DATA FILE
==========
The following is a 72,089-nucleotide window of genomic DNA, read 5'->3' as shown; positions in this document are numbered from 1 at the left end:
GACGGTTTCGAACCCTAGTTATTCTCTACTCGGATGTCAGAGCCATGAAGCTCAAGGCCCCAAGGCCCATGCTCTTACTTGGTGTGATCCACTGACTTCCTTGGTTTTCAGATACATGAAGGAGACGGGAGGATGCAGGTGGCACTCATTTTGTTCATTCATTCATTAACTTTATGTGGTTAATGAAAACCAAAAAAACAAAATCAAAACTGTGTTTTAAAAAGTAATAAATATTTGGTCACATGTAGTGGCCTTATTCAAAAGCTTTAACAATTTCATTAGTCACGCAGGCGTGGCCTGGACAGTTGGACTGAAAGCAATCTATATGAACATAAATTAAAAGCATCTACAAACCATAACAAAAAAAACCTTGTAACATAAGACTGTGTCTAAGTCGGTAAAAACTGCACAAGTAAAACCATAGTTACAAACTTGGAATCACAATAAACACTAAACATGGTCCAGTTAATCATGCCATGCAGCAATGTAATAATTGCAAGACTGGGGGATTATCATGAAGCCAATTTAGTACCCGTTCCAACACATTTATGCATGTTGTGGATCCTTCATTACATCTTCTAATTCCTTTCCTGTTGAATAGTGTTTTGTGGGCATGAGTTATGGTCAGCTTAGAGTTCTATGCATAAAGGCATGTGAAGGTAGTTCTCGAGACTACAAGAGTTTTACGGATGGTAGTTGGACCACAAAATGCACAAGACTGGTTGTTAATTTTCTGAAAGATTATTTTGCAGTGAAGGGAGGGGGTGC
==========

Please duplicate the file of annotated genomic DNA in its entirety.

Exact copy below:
The following is a 72,089-nucleotide window of genomic DNA, read 5'->3' as shown; positions in this document are numbered from 1 at the left end:
GACGGTTTCGAACCCTAGTTATTCTCTACTCGGATGTCAGAGCCATGAAGCTCAAGGCCCCAAGGCCCATGCTCTTACTTGGTGTGATCCACTGACTTCCTTGGTTTTCAGATACATGAAGGAGACGGGAGGATGCAGGTGGCACTCATTTTGTTCATTCATTCATTAACTTTATGTGGTTAATGAAAACCAAAAAAACAAAATCAAAACTGTGTTTTAAAAAGTAATAAATATTTGGTCACATGTAGTGGCCTTATTCAAAAGCTTTAACAATTTCATTAGTCACGCAGGCGTGGCCTGGACAGTTGGACTGAAAGCAATCTATATGAACATAAATTAAAAGCATCTACAAACCATAACAAAAAAAACCTTGTAACATAAGACTGTGTCTAAGTCGGTAAAAACTGCACAAGTAAAACCATAGTTACAAACTTGGAATCACAATAAACACTAAACATGGTCCAGTTAATCATGCCATGCAGCAATGTAATAATTGCAAGACTGGGGGATTATCATGAAGCCAATTTAGTACCCGTTCCAACACATTTATGCATGTTGTGGATCCTTCATTACATCTTCTAATTCCTTTCCTGTTGAATAGTGTTTTGTGGGCATGAGTTATGGTCAGCTTAGAGTTCTATGCATAAAGGCATGTGAAGGTAGTTCTCGAGACTACAAGAGTTTTACGGATGGTAGTTGGACCACAAAATGCACAAGACTGGTTGTTAATTTTCTGAAAGATTATTTTGCAGTGAAGGGAGGGGGTGC